What’s happening in our world today is unprecedented. COVID-19 coronavirus has brought our modern American lives to a screeching halt. Oftentimes, it comes with fear and uncertainty for us, our families, and our pets. Even though many stores are closed, pet care is an essential business. Therefore, pet care like grooming and doggy daycare services are staying open when other facilities may be closed.
Here’s more good news. According to the American Veterinary Medical Association (AVMA), we do not need to fear cuddles with our fur-babies. Pets do not spread the COVID-19 coronavirus to each other, nor to humans. So, if you have taken them out of doggy day care to prevent the spread fo COVID-19, it is unnecessary. You dogs need play time as much as you need them to burn off excess energy.
Pets & Quarantine
For responsible pet owners, preparing in advance is key. Make sure you have an emergency kit prepared, with at least two weeks’ worth of your pet’s food and any needed medications. Usually we think about emergency kits like this in terms of what might be needed for an evacuation, but it’s also good to have one prepared in the case of quarantine or self-isolation when you cannot leave your home.
While we are recommending these as good practices, it is important to remember that there is currently no evidence that pets can spread COVID-19 to other domestic animals, including people. Accordingly, there is no reason to remove pets from homes where COVID-19 has been identified in members of the household, unless there is risk that the pet itself is not able to be cared for appropriately. In this emergency, pets and people each need the support of the other and veterinarians are there to support the good health of both.
Questions & Answers about COVID-19
Q: Can pets serve as fomites in the spread of COVID-19?
A: COVID-19 appears to be primarily transmitted by contact with an infected person’s bodily secretions, such as saliva or mucus droplets in a cough or sneeze. COVID-19 might be able to be transmitted by touching a contaminated surface or object (i.e., a fomite) and then touching the mouth, nose, or possibly eyes, but this appears to be a secondary route. Smooth (non-porous) surfaces (e.g., countertops, door knobs) transmit viruses better than porous materials (e.g., paper money, pet fur), because porous, and especially fibrous, materials absorb and trap the pathogen (virus), making it harder to contract through simple touch. Because your pet’s hair is porous and also fibrous, it is very unlikely that you would contract COVID-19 by petting or playing with your pet. However, because animals can spread other diseases to people and people can also spread diseases to animals, it’s always a good idea to wash your hands before and after interacting with animals; ensure your pet is kept well-groomed; and regularly clean your pet’s food and water bowls, bedding material, and toys.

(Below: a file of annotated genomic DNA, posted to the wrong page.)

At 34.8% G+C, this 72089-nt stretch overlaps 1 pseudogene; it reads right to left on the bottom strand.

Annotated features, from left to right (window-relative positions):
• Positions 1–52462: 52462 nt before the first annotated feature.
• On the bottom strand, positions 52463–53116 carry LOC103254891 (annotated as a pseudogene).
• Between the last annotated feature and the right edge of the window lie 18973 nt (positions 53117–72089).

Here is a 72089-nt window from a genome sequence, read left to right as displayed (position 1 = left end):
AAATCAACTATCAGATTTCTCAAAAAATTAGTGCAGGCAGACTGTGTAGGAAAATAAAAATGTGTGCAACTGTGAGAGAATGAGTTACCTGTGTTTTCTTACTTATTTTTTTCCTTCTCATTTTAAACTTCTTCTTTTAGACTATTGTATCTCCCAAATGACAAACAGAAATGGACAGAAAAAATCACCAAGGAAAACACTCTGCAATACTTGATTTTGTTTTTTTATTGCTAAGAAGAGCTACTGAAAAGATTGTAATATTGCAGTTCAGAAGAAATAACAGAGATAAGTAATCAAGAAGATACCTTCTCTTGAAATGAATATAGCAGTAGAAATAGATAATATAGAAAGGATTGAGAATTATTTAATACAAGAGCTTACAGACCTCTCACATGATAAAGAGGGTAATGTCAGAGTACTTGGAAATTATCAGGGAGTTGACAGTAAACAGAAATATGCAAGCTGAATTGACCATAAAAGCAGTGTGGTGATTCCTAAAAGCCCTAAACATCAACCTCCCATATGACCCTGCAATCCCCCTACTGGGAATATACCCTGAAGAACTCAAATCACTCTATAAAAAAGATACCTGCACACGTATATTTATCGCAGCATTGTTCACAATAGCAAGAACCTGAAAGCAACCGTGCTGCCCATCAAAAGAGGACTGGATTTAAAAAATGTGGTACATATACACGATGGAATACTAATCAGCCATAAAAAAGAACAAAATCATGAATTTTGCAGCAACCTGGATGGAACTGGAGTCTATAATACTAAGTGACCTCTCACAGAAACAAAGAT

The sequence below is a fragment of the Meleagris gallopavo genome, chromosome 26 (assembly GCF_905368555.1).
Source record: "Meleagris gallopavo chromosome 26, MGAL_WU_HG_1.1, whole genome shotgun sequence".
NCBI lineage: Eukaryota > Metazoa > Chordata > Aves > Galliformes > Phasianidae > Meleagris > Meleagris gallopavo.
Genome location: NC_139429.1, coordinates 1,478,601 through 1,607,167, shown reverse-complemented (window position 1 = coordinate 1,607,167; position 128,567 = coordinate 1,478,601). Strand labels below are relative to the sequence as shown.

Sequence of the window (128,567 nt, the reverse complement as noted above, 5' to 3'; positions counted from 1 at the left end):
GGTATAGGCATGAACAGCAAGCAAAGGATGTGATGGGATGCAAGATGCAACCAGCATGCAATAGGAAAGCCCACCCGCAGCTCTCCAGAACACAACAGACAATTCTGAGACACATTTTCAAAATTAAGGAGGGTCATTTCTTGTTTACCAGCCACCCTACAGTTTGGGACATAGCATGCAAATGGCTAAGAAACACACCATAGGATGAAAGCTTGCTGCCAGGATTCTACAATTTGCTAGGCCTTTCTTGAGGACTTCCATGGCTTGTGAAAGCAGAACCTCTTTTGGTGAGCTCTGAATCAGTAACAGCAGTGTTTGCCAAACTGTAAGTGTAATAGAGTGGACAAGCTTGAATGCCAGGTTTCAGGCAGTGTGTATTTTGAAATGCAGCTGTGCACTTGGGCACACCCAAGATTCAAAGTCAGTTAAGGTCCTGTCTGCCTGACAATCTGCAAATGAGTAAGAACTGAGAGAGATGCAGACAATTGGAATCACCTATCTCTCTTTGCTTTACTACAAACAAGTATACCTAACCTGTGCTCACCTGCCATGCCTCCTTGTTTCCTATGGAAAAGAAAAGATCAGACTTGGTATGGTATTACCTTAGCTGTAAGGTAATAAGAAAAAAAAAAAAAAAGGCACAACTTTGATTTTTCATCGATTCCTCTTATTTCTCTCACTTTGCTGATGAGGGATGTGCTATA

Q: What should I do if my pet or service animal becomes ill after being around someone who has been sick with COVID-19?
A: Contact your veterinarian before you bring your pet or service animal to the clinic. You should tell them why you are concerned about your animal being ill (e.g., what clinical signs of illness you are seeing) and also that the animal has been exposed to someone who has been sick with COVID-19. Advance notice will help your veterinarian determine whether your animal needs to be seen immediately and, if so, will support the veterinary clinic/hospital in preparing for the proper admittance of that animal, including the preparation of an isolation area as needed. Do not take the animal to a veterinary clinic until you have consulted with your veterinarian. And, of course, a telemedicine consult should be considered as an option as well. Remember, currently we have no evidence that pets become ill with COVID-19 or that they can spread the disease. If you pet is ill there is most likely a different cause for that illness.